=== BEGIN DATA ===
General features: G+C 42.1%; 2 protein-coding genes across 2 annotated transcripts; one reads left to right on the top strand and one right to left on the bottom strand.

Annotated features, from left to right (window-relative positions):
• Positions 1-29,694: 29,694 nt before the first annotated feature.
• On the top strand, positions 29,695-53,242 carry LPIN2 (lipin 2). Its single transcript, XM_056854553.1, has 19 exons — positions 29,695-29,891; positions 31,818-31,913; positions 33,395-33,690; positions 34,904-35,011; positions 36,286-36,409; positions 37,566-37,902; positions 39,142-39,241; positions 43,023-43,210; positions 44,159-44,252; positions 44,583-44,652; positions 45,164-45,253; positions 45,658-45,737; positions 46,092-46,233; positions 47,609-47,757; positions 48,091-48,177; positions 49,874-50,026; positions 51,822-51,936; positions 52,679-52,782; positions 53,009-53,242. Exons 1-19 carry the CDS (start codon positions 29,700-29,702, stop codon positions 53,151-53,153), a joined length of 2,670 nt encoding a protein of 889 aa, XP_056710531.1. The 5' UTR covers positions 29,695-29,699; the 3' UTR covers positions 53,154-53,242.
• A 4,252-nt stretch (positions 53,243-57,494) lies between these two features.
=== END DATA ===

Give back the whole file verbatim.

General features: G+C 42.1%; 2 protein-coding genes across 2 annotated transcripts; one reads left to right on the top strand and one right to left on the bottom strand.

Annotated features, from left to right (window-relative positions):
• Positions 1-29,694: 29,694 nt before the first annotated feature.
• On the top strand, positions 29,695-53,242 carry LPIN2 (lipin 2). Its single transcript, XM_056854553.1, has 19 exons — positions 29,695-29,891; positions 31,818-31,913; positions 33,395-33,690; positions 34,904-35,011; positions 36,286-36,409; positions 37,566-37,902; positions 39,142-39,241; positions 43,023-43,210; positions 44,159-44,252; positions 44,583-44,652; positions 45,164-45,253; positions 45,658-45,737; positions 46,092-46,233; positions 47,609-47,757; positions 48,091-48,177; positions 49,874-50,026; positions 51,822-51,936; positions 52,679-52,782; positions 53,009-53,242. Exons 1-19 carry the CDS (start codon positions 29,700-29,702, stop codon positions 53,151-53,153), a joined length of 2,670 nt encoding a protein of 889 aa, XP_056710531.1. The 5' UTR covers positions 29,695-29,699; the 3' UTR covers positions 53,154-53,242.
• A 4,252-nt stretch (positions 53,243-57,494) lies between these two features.